Skepticism towards US cloud storage giants grows in Europe

The cloud
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New research indicates that the majority of Europeans do not trust US cloud storage firms with their personal data. A study conducted by pCloud surveying 4,500 individuals across the UK, France and Germany found that 82% had concerns about storing their personal files with American technology companies.

The skepticism is surprising given that the importance of cloud services has grown markedly of late. The coronavirus pandemic has seen businesses and consumers rely more heavily on cloud solutions to conduct work and social engagements remotely in the era of social distancing, but clearly they are still having difficulty trusting the services that they are using.

Among the respondents' biggest concerns was the possibility that personal data would be used for commercial gain, which was cited by 51% of respondents. The possibility of hacks leading to data breaches was another worry, mentioned by 43%.

Building trust

“With families, friends and businesses forced apart by coronavirus, we have seen a huge uptake in cloud services to connect people at this most challenging of times,” Tunio Zafer, CEO at pCloud, said. “This study found that 71% of people will use cloud storage and file sharing solutions more in the post-COVID world. However, it is clear that Europe demands better than ‘big tech’ is offering, having been burned one too many times.”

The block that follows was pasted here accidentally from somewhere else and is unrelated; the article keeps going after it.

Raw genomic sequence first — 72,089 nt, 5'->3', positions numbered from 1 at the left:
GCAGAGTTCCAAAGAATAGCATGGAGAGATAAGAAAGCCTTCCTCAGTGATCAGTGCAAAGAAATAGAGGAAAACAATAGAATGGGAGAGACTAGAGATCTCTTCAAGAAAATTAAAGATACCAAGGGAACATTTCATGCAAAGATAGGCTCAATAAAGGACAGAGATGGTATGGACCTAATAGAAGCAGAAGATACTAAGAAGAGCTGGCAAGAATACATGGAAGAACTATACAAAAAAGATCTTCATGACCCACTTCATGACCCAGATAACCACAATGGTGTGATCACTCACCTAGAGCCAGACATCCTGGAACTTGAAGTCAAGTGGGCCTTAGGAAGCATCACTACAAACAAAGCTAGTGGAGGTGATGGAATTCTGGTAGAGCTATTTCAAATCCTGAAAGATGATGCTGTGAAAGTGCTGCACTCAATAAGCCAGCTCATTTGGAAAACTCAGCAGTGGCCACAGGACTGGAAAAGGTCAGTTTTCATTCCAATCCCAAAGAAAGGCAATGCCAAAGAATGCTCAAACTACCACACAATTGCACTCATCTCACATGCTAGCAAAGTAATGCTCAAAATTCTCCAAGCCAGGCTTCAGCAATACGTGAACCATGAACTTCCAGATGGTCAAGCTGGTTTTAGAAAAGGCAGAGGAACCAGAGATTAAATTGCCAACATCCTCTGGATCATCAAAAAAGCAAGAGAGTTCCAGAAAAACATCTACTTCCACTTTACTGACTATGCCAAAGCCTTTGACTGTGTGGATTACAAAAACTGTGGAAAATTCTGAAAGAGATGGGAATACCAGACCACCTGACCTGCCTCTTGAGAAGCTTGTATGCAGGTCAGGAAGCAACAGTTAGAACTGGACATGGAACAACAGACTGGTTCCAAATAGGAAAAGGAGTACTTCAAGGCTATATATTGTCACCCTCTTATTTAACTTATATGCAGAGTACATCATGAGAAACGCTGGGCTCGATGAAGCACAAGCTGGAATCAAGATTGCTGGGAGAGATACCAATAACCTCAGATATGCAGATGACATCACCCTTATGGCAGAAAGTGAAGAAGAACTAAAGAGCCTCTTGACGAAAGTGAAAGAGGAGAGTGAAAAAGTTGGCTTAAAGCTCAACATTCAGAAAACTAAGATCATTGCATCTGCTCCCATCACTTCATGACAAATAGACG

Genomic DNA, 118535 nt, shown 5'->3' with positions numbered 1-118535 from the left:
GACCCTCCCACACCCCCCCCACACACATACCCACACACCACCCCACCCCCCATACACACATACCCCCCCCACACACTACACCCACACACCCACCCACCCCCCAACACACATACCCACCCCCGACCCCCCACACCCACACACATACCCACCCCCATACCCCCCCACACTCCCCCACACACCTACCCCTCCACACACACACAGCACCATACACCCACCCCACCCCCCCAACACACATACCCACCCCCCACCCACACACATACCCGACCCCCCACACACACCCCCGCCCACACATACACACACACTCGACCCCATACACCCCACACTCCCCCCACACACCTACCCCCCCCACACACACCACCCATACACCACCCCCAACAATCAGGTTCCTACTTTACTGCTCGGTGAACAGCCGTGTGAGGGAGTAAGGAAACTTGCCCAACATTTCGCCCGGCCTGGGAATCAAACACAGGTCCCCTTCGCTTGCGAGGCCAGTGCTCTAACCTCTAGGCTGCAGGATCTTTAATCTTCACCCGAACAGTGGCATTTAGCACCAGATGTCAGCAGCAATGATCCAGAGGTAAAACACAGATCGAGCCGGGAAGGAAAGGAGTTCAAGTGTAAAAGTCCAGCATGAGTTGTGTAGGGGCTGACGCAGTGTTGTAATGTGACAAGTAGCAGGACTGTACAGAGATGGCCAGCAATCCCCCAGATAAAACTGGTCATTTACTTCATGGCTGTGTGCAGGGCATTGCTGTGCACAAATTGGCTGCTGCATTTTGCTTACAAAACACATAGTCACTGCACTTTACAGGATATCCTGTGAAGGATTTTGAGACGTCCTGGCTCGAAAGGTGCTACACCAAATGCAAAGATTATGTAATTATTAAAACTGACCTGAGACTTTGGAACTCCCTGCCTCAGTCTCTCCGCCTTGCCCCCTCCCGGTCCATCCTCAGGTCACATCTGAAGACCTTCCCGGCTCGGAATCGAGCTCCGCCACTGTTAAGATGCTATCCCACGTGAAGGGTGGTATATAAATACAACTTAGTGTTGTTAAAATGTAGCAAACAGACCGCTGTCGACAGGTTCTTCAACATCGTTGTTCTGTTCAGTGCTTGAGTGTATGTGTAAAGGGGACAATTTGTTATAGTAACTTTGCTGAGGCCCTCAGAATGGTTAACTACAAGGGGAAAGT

For individuals to feel more comfortable storing their data in the cloud, location is important – having information stored in Europe rather than the US was preferred by 82% of survey respondents. Transparency is also key, with 74% of individuals stating that they like to check the security features of a cloud provider before deciding to use them.

Although the cloud market is experiencing a boom as a result of the pandemic, clearly more could be done to build customer trust. Privacy is evidently a core issue for cloud users, so technology firms, whether they are based in the US or Europe, must do more to prioritize their security features.

Barclay Ballard

Barclay has been writing about technology for a decade, starting out as a freelancer with ITProPortal covering everything from London’s start-up scene to comparisons of the best cloud storage services.  After that, he spent some time as the managing editor of an online outlet focusing on cloud computing, furthering his interest in virtualization, Big Data, and the Internet of Things.